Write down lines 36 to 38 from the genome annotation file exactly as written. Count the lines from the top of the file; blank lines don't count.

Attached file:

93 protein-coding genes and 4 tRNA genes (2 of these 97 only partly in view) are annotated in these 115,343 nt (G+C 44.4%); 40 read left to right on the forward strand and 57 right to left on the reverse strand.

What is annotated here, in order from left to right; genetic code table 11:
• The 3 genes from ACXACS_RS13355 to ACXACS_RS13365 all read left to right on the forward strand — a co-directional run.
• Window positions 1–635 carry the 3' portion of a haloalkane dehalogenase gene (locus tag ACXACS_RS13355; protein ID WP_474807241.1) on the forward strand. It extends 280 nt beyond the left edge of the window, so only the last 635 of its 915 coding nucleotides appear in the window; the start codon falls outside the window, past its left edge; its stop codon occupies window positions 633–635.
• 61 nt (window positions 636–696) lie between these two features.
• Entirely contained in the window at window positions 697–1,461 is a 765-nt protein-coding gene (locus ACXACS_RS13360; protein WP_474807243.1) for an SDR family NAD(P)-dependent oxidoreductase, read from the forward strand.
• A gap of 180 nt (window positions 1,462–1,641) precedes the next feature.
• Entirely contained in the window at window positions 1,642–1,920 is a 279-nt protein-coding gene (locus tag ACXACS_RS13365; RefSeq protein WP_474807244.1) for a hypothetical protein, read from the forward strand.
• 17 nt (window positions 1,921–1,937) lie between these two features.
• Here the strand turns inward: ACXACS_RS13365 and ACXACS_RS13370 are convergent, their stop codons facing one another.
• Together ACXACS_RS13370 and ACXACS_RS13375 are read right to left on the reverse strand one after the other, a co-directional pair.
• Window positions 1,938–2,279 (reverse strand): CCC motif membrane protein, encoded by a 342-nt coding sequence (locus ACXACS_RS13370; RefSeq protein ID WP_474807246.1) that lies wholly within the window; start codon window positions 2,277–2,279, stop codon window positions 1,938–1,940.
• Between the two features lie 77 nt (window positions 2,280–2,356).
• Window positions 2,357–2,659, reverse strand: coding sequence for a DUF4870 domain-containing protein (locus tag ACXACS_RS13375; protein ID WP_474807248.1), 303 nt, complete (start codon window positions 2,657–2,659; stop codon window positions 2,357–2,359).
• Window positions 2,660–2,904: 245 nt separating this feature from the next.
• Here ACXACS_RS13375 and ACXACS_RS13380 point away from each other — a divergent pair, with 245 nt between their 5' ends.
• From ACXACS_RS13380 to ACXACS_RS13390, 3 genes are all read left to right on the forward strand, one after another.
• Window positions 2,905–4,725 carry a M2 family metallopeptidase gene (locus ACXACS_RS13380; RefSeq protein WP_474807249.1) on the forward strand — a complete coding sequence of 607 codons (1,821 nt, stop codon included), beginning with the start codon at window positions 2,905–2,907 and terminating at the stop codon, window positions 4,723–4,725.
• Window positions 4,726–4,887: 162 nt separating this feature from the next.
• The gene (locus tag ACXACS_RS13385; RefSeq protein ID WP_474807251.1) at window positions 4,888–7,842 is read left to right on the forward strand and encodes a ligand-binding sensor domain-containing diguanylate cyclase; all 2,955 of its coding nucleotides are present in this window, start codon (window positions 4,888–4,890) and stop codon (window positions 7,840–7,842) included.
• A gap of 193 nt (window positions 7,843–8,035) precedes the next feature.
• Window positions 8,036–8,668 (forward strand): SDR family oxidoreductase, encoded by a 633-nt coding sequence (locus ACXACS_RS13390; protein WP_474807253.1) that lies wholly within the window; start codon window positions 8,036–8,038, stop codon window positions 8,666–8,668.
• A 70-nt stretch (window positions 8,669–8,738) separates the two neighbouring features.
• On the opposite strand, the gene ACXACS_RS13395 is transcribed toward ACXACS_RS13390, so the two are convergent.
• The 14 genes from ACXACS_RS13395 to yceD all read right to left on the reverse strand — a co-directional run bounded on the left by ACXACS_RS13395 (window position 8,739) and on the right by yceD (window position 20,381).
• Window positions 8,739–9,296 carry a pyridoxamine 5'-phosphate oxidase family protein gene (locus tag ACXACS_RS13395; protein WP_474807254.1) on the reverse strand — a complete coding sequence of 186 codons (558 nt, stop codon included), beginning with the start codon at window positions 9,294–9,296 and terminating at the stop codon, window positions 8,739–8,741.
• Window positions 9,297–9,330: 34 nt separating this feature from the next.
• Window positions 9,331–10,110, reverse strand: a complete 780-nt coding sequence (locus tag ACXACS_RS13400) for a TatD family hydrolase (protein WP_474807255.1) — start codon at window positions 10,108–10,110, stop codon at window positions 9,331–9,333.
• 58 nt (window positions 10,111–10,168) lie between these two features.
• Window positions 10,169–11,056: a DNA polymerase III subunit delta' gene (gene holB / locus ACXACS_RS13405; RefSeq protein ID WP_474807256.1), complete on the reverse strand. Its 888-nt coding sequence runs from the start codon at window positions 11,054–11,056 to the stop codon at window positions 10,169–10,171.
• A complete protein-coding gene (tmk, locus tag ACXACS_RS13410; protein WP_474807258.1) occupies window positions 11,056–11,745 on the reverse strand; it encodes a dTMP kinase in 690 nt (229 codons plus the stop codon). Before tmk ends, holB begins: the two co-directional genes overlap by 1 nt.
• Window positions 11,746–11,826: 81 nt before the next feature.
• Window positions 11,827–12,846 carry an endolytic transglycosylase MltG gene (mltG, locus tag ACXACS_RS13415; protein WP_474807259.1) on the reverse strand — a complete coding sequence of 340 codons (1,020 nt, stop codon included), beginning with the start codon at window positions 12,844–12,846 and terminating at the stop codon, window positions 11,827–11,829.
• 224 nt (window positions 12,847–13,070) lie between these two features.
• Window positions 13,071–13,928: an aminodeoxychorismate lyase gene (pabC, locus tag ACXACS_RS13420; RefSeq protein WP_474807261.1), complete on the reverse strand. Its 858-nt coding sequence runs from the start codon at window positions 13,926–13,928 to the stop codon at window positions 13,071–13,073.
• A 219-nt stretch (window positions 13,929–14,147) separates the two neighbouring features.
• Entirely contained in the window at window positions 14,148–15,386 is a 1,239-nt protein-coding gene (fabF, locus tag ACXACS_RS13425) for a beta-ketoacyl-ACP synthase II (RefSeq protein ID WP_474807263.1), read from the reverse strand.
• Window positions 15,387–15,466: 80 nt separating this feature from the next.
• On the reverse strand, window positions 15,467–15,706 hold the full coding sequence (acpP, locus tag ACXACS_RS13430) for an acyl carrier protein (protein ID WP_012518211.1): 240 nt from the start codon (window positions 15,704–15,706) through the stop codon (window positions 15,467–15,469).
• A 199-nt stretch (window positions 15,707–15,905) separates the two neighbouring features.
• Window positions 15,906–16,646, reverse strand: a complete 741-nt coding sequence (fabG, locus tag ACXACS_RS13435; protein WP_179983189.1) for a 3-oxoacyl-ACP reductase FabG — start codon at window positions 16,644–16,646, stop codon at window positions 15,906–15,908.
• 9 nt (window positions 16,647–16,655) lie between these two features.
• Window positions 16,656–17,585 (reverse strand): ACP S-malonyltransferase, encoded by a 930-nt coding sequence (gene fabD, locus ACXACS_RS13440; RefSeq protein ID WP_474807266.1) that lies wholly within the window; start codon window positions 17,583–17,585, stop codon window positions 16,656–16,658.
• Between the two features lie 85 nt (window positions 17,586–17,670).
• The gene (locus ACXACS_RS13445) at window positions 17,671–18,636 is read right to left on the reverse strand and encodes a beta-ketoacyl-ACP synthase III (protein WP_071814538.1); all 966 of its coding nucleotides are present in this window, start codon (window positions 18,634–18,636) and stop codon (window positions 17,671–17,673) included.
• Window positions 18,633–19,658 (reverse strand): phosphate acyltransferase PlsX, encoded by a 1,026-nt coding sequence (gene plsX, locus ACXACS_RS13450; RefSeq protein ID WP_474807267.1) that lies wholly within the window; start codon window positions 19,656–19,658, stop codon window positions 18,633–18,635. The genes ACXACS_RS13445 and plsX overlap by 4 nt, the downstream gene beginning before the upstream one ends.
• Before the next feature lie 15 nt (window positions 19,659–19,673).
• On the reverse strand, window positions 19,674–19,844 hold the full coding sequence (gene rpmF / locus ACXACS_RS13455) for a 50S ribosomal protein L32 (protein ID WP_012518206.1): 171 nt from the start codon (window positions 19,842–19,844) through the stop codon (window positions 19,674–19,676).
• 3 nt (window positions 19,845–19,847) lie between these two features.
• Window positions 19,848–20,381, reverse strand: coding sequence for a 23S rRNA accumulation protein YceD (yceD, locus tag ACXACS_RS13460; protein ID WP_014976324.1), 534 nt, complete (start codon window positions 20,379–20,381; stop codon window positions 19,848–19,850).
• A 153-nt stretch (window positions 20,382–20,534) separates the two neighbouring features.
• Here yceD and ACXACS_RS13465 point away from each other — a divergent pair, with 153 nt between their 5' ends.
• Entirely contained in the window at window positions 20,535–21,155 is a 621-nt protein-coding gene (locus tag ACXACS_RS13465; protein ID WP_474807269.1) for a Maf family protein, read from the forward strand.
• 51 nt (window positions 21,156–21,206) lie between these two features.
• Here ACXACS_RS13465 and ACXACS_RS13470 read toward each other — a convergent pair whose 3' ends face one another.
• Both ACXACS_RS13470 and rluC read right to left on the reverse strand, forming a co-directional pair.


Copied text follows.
• A 219-nt stretch (window positions 13,929–14,147) separates the two neighbouring features.
• Entirely contained in the window at window positions 14,148–15,386 is a 1,239-nt protein-coding gene (fabF, locus tag ACXACS_RS13425) for a beta-ketoacyl-ACP synthase II (RefSeq protein ID WP_474807263.1), read from the reverse strand.
• Window positions 15,387–15,466: 80 nt separating this feature from the next.